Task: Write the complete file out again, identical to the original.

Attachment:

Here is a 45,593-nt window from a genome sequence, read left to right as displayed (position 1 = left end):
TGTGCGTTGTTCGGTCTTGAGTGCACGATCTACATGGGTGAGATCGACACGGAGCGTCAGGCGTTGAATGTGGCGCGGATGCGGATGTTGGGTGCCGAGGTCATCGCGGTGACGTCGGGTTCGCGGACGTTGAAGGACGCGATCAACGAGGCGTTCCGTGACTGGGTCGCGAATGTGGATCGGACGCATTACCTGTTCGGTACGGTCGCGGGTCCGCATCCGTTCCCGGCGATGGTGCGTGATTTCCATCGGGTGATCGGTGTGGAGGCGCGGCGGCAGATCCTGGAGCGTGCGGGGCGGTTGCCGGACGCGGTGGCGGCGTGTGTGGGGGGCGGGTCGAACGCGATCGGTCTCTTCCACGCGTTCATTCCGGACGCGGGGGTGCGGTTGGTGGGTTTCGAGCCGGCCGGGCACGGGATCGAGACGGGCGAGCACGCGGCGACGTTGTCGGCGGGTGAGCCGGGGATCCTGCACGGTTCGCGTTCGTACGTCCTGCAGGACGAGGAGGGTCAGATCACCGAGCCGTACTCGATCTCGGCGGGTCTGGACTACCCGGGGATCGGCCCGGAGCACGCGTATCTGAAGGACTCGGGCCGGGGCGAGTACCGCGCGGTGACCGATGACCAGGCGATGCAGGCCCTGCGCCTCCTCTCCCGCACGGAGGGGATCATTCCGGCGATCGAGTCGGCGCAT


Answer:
Here is a 45,593-nt window from a genome sequence, read left to right as displayed (position 1 = left end):
TGTGCGTTGTTCGGTCTTGAGTGCACGATCTACATGGGTGAGATCGACACGGAGCGTCAGGCGTTGAATGTGGCGCGGATGCGGATGTTGGGTGCCGAGGTCATCGCGGTGACGTCGGGTTCGCGGACGTTGAAGGACGCGATCAACGAGGCGTTCCGTGACTGGGTCGCGAATGTGGATCGGACGCATTACCTGTTCGGTACGGTCGCGGGTCCGCATCCGTTCCCGGCGATGGTGCGTGATTTCCATCGGGTGATCGGTGTGGAGGCGCGGCGGCAGATCCTGGAGCGTGCGGGGCGGTTGCCGGACGCGGTGGCGGCGTGTGTGGGGGGCGGGTCGAACGCGATCGGTCTCTTCCACGCGTTCATTCCGGACGCGGGGGTGCGGTTGGTGGGTTTCGAGCCGGCCGGGCACGGGATCGAGACGGGCGAGCACGCGGCGACGTTGTCGGCGGGTGAGCCGGGGATCCTGCACGGTTCGCGTTCGTACGTCCTGCAGGACGAGGAGGGTCAGATCACCGAGCCGTACTCGATCTCGGCGGGTCTGGACTACCCGGGGATCGGCCCGGAGCACGCGTATCTGAAGGACTCGGGCCGGGGCGAGTACCGCGCGGTGACCGATGACCAGGCGATGCAGGCCCTGCGCCTCCTCTCCCGCACGGAGGGGATCATTCCGGCGATCGAGTCGGCGCAT